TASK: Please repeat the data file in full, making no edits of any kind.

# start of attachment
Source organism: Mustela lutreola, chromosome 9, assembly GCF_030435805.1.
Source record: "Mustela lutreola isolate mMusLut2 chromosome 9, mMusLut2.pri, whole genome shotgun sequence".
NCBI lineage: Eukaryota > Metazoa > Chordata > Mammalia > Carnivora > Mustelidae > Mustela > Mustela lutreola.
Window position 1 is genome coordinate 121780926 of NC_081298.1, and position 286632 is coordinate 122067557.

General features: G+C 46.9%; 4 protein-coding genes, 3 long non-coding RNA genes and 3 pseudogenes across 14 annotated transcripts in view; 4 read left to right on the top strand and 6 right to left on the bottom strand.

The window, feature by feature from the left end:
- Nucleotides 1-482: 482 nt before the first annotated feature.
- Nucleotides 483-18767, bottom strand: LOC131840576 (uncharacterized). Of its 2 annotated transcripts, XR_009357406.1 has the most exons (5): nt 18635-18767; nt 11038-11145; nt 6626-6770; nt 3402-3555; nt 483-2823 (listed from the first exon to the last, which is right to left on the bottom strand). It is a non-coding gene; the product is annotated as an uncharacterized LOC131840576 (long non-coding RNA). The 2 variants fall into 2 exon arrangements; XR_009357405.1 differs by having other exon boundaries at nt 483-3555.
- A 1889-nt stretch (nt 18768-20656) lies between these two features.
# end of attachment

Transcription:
Source organism: Mustela lutreola, chromosome 9, assembly GCF_030435805.1.
Source record: "Mustela lutreola isolate mMusLut2 chromosome 9, mMusLut2.pri, whole genome shotgun sequence".
NCBI lineage: Eukaryota > Metazoa > Chordata > Mammalia > Carnivora > Mustelidae > Mustela > Mustela lutreola.
Window position 1 is genome coordinate 121780926 of NC_081298.1, and position 286632 is coordinate 122067557.

General features: G+C 46.9%; 4 protein-coding genes, 3 long non-coding RNA genes and 3 pseudogenes across 14 annotated transcripts in view; 4 read left to right on the top strand and 6 right to left on the bottom strand.

The window, feature by feature from the left end:
- Nucleotides 1-482: 482 nt before the first annotated feature.
- Nucleotides 483-18767, bottom strand: LOC131840576 (uncharacterized). Of its 2 annotated transcripts, XR_009357406.1 has the most exons (5): nt 18635-18767; nt 11038-11145; nt 6626-6770; nt 3402-3555; nt 483-2823 (listed from the first exon to the last, which is right to left on the bottom strand). It is a non-coding gene; the product is annotated as an uncharacterized LOC131840576 (long non-coding RNA). The 2 variants fall into 2 exon arrangements; XR_009357405.1 differs by having other exon boundaries at nt 483-3555.
- A 1889-nt stretch (nt 18768-20656) lies between these two features.